[Update: New details on exactly what’s being changed in the film]

Splice, the new film about genetic splicing gone wrong by Vincenzo Natali (Cube) is something sci-fi/horror fans have been looking forward to for sometime. The film’s reception at Sundance was a bit mixed – although, those that dug it really dug it.

The thing about film festivals is that they’re primarily attended by those who are film buffs in the truest sense; what goes over well at those festivals isn’t necessarily representative of the general movie going public.

Case in point: Splice. The film was picked up by Warner Bros. –  a move spearheaded by producer Joel “The Matrix” Silver – and was recently given a prime summer release date. However, in order for the movie to play better (according to Silver and WB’s standards) Splice is going to have to be…well, spliced.

Fangoria got a chance to speak with Natali about the changes being made to the film, and this is what the director had to say:

You’re going to see a slightly nipped-and-tucked version…it’s just going to be cosmetic…There are also a few things I’m changing after seeing the film with an audience. I believe what will come out of it will be a new and improved cut, but in essence, it’ll be the same film.”

For the full quote from Natali, you’ll have to hop over to Fangoria.

“Oh my god this ending was terrible… Oh my god this ending was terrible…”

Truthfully, I get nervous whenever I hear this kind of thing about alterations being made to a finished film, as it can really go either way. Then again, a recent case study like Paranormal Activity – which had alternate endings and recut scenes tailored for its theatrical release – demonstrates that a few changes made for the benefit of a wider audience aren’t always bad (Paranormal Activity’s original ending sucked).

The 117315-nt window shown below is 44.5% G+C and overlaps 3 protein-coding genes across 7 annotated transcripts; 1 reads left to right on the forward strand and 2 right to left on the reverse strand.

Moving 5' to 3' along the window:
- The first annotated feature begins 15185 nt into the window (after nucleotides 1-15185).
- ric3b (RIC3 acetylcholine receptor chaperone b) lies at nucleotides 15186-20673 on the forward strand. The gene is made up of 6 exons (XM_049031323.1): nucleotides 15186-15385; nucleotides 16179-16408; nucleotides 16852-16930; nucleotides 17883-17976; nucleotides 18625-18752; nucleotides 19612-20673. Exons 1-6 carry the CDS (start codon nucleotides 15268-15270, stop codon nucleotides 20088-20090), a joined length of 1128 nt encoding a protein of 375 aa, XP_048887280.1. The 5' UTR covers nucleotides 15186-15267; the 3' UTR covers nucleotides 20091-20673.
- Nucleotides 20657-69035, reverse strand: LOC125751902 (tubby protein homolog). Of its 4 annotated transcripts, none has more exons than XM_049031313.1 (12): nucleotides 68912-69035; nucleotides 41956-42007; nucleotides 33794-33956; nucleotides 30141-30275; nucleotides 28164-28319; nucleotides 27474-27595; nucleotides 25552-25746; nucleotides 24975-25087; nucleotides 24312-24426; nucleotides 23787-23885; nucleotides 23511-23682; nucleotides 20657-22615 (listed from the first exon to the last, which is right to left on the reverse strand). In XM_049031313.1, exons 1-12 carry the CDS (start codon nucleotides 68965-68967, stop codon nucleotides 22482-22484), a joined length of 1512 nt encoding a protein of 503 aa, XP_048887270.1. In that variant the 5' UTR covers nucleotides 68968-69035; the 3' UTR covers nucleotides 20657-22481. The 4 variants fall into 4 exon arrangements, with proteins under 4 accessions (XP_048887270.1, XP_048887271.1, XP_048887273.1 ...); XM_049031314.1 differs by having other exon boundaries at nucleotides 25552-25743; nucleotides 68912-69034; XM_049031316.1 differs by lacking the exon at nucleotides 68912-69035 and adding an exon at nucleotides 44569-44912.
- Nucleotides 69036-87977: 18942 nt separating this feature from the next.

Update: There’s been some question as to whether an alternate ending is the change being made to Splice. For those who are wondering, a brief quote from our friends at /Film:

What changes will [Natali] make? I made my own enquiries and confirmed that the only tweaks will come in “tightening up the ending”. Note: that’s tightening up, not overthrowing and replacing. The only question remains how many minutes are we calling the ending here? The last five? Ten? Twenty?

Time, along with unrated director’s cut DVD’s will determine if the changes being made to Splice are ultimately bad or good. I’m just happy to see the film getting a theatrical run.

Speaking of which, Splice will be in theaters on June 4, 2010.

Source: Fangoria

Update Source: /Film